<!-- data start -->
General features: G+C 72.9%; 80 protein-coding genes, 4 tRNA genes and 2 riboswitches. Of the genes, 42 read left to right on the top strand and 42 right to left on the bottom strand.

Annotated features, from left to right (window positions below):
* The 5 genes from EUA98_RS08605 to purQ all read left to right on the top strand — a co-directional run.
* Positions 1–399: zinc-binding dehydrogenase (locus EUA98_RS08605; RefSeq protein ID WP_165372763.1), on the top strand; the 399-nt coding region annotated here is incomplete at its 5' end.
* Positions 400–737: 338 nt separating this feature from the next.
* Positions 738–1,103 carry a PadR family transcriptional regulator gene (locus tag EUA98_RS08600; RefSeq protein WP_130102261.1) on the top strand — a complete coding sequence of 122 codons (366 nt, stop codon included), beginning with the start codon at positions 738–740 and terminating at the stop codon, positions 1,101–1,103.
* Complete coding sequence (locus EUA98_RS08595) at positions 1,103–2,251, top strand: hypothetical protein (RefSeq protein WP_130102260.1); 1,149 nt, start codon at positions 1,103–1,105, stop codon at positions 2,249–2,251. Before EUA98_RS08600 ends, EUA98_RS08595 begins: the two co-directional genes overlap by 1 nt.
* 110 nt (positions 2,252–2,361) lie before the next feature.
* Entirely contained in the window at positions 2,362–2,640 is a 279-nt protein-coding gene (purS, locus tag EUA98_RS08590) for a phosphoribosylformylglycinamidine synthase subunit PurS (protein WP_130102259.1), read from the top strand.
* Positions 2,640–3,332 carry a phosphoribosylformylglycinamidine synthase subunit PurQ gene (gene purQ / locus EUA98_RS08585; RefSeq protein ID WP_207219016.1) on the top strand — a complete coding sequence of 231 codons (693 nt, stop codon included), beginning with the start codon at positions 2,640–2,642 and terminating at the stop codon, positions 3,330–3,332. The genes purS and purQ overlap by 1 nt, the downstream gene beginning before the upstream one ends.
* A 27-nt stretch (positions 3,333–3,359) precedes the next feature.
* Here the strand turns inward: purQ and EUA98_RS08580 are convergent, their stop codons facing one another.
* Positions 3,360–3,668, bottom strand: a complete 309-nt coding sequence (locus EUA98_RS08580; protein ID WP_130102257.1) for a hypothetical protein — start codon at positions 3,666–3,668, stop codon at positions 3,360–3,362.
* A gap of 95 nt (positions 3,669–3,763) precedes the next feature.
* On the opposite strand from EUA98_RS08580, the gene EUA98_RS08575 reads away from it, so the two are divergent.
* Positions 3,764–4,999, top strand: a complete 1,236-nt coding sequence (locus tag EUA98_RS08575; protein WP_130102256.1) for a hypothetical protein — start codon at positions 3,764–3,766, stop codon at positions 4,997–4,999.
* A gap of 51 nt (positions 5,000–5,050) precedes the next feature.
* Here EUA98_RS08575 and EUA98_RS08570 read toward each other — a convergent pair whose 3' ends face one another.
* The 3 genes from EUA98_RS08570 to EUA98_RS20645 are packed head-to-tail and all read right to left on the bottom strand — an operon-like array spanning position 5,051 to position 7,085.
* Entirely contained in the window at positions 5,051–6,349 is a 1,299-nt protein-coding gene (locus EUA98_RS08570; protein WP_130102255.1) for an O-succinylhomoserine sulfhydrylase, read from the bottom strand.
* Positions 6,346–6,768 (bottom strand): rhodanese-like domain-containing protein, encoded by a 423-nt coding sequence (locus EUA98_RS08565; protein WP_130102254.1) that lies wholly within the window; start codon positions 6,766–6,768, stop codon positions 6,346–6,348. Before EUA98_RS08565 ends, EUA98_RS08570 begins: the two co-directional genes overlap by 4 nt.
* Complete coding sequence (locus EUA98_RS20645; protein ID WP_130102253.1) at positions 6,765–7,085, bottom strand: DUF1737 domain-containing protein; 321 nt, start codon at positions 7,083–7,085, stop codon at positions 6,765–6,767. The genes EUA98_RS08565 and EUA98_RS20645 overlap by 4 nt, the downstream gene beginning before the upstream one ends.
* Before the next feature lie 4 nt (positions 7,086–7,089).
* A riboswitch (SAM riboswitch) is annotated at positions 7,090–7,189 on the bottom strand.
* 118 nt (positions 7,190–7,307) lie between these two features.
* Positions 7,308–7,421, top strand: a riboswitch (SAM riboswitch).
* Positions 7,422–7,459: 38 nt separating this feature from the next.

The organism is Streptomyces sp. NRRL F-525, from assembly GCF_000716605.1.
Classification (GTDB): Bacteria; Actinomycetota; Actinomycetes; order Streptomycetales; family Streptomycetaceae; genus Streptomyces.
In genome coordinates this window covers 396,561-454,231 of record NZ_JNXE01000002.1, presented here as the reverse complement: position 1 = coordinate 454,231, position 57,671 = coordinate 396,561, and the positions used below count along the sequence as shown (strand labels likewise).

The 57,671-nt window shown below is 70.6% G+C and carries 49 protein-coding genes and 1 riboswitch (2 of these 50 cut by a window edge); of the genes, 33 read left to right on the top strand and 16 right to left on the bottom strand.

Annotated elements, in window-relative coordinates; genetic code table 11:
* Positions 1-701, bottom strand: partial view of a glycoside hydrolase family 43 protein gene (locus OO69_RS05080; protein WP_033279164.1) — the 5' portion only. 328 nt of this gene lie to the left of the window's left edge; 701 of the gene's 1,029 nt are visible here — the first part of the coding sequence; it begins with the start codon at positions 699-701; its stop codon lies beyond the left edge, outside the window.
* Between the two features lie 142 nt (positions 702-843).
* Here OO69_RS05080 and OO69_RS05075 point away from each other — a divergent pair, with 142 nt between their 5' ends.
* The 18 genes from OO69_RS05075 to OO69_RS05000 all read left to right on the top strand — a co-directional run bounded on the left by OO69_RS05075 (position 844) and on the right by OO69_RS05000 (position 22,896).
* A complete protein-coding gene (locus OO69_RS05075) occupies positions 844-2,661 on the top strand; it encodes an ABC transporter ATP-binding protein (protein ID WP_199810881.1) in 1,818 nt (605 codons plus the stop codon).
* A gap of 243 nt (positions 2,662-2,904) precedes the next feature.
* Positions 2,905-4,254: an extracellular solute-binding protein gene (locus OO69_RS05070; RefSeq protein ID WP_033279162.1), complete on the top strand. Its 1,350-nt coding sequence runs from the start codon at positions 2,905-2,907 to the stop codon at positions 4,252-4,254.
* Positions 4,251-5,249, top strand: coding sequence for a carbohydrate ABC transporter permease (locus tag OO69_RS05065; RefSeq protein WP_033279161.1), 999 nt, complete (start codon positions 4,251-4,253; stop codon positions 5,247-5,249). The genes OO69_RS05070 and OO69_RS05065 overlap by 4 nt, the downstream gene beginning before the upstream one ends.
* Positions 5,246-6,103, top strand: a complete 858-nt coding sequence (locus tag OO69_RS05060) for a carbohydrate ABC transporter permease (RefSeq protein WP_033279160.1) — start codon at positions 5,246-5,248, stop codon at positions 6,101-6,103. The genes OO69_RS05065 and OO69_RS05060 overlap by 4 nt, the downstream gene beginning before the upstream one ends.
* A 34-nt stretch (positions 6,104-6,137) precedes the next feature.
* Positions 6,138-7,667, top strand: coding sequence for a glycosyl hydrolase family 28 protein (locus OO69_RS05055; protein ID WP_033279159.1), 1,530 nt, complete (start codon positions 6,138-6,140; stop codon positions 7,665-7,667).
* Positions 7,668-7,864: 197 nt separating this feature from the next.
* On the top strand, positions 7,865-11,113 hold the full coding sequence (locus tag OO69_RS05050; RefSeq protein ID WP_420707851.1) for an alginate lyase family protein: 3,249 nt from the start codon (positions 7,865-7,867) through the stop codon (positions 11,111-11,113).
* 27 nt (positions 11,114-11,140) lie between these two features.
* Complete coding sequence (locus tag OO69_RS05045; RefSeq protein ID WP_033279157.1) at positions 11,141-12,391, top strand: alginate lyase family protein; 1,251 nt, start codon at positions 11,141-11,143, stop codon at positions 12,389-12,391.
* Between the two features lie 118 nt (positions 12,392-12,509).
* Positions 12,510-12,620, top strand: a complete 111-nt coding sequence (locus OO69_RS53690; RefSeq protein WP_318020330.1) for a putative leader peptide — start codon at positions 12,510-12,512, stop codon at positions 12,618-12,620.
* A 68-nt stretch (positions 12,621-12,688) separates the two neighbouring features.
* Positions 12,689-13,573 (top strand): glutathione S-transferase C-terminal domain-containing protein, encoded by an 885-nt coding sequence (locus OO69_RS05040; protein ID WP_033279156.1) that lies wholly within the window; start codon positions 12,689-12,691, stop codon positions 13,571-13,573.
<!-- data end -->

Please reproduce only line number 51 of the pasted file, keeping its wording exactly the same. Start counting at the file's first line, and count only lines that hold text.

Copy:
* Positions 12,689-13,573 (top strand): glutathione S-transferase C-terminal domain-containing protein, encoded by an 885-nt coding sequence (locus OO69_RS05040; protein ID WP_033279156.1) that lies wholly within the window; start codon positions 12,689-12,691, stop codon positions 13,571-13,573.